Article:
“Can I be done?”
The little boy stared at me, a complete stranger, waiting for an answer.
Being the only childless grown-up here I must have been a confusing presence to a pre-school aged person. Tuesday was the United Nation’s International Peace day and while the world’s leaders assembled to discuss their goals for 2016, the Four Freedoms Park Conservancy and the American Kitefliers Association hosted kite flying workshops at Four Freedoms Park on Roosevelt Island, right across the East River. The newspaper said the event was going to be fun for all ages, but children outnumbered adults by a long shot.
The conservancy had a number of ready-made kites for participants, who only needed to decorate and fly the things. Markers, cray-pas, crayons, and a place to sit were also provided. The kites’ bodies were made of thin white plastic, of the sort used in throwaway tablecloths. They looked like cooped up doves as they sat in their boxes, waiting to be handed to participants by smiling volunteers.
It was a perfect fall day, the sky a blue you’d want to swim in. Many kites had taken flight already, bobbing above the trees while children and a handful of adults bounced in excitement below.
I grabbed my kite and took a seat at the table next to a nerdy couple who looked like they were at least in their mid-twenties. There were no children at our table, which I felt mitigated the sense of creepiness that a single adult can sometimes lend to situations like these. But soon enough the seats were filled with wiggly rumps and small hands abused the tables, and I learned the couple was not as old as I thought they were when I heard them debating whether or not they should write Class of 2016 on their kite.
My friend Adam was coming later on bike but until then I was a suspicious, solitary stranger. I seemed to fit in easily enough, however. Children and I have a lot of things in common. We enjoy the same things–markers, crayons, cray-pas, and drawing with joyful abandon. Before long I started a precise but simple chevron pattern to match the angles of my kite.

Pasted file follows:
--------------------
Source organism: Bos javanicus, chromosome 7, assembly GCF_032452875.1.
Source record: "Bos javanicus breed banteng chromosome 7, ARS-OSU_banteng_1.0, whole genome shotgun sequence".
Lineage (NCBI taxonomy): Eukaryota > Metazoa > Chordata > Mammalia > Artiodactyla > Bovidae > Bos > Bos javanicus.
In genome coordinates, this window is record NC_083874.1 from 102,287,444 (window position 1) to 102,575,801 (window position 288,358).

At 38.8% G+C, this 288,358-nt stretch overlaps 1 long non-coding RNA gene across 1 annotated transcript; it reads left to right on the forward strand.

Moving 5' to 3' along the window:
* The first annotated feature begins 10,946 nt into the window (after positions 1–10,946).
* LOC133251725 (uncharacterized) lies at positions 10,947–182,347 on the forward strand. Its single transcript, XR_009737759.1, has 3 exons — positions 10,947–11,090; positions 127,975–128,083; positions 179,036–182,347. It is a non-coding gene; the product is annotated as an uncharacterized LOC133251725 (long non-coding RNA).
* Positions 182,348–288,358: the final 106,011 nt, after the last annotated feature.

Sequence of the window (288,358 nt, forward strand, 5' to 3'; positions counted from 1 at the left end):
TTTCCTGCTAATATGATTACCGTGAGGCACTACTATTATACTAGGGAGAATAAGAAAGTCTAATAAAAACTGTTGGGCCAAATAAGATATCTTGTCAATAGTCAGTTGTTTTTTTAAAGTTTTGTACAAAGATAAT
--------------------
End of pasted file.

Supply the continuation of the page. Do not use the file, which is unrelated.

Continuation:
A winsome girl, probably eight years old, joined me at the table. I had seen her come with her mother and the same little boy who was now inquiring about his doneness. Once her children deposited themselves at my table, their mother went to fetch some coffee at a nearby food truck. The girl had curly blonde hair, freckles, and bright blue eyes. I don’t know if anyone’s ever taught her about stranger danger, because she immediately started talking to me.
“I like your drawing.”
“Thanks!” I smiled only a little. I did not know how long her mother would be gone, and didn’t want to appear too gleeful about talking to a seemingly unaccompanied child.
“It’s very colorful.”
“I like colors.”
I hoped the girl would leave it at that, but she wanted to keep talking.
“Can I do what you’re doing?” Back in my day, we called it copying, but I appreciated the girl’s blossoming grasp of euphemism.
“Sure. But I think any design you choose will look nice.”
Then we both bowed our heads to our work and the girl’s little brother engaged in a short-lived coloring frenzy. If he were my kid, or my student, or my anything, he would most certainly not be done. His kite lay lifeless on the table, an uncertain offering to the sky gods. All most kites is a breath of wind to take flight, but this one looked like it needed an IV drip.
I had seen him as he gripped the blue marker in his sweaty paw and roughly defaced the virgin surface of his kite. For a whole inspired five seconds he scraped the marker across the delicate plastic surface so hard it looked like he was trying to murder it.